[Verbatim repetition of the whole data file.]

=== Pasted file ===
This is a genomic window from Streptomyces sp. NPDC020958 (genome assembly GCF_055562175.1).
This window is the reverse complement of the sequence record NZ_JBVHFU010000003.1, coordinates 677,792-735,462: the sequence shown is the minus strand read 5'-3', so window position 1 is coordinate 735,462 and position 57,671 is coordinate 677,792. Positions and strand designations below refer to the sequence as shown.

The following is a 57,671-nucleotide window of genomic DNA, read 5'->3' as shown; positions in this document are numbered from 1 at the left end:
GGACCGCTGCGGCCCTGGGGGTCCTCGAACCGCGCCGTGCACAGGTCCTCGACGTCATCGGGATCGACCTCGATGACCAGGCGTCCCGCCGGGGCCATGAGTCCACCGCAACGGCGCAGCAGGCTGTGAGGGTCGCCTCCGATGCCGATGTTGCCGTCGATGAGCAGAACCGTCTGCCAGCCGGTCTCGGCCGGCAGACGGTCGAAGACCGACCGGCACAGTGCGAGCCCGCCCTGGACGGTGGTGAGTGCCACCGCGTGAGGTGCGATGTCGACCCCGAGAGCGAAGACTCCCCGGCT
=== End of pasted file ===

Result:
This is a genomic window from Streptomyces sp. NPDC020958 (genome assembly GCF_055562175.1).
This window is the reverse complement of the sequence record NZ_JBVHFU010000003.1, coordinates 677,792-735,462: the sequence shown is the minus strand read 5'-3', so window position 1 is coordinate 735,462 and position 57,671 is coordinate 677,792. Positions and strand designations below refer to the sequence as shown.

The following is a 57,671-nucleotide window of genomic DNA, read 5'->3' as shown; positions in this document are numbered from 1 at the left end:
GGACCGCTGCGGCCCTGGGGGTCCTCGAACCGCGCCGTGCACAGGTCCTCGACGTCATCGGGATCGACCTCGATGACCAGGCGTCCCGCCGGGGCCATGAGTCCACCGCAACGGCGCAGCAGGCTGTGAGGGTCGCCTCCGATGCCGATGTTGCCGTCGATGAGCAGAACCGTCTGCCAGCCGGTCTCGGCCGGCAGACGGTCGAAGACCGACCGGCACAGTGCGAGCCCGCCCTGGACGGTGGTGAGTGCCACCGCGTGAGGTGCGATGTCGACCCCGAGAGCGAAGACTCCCCGGCT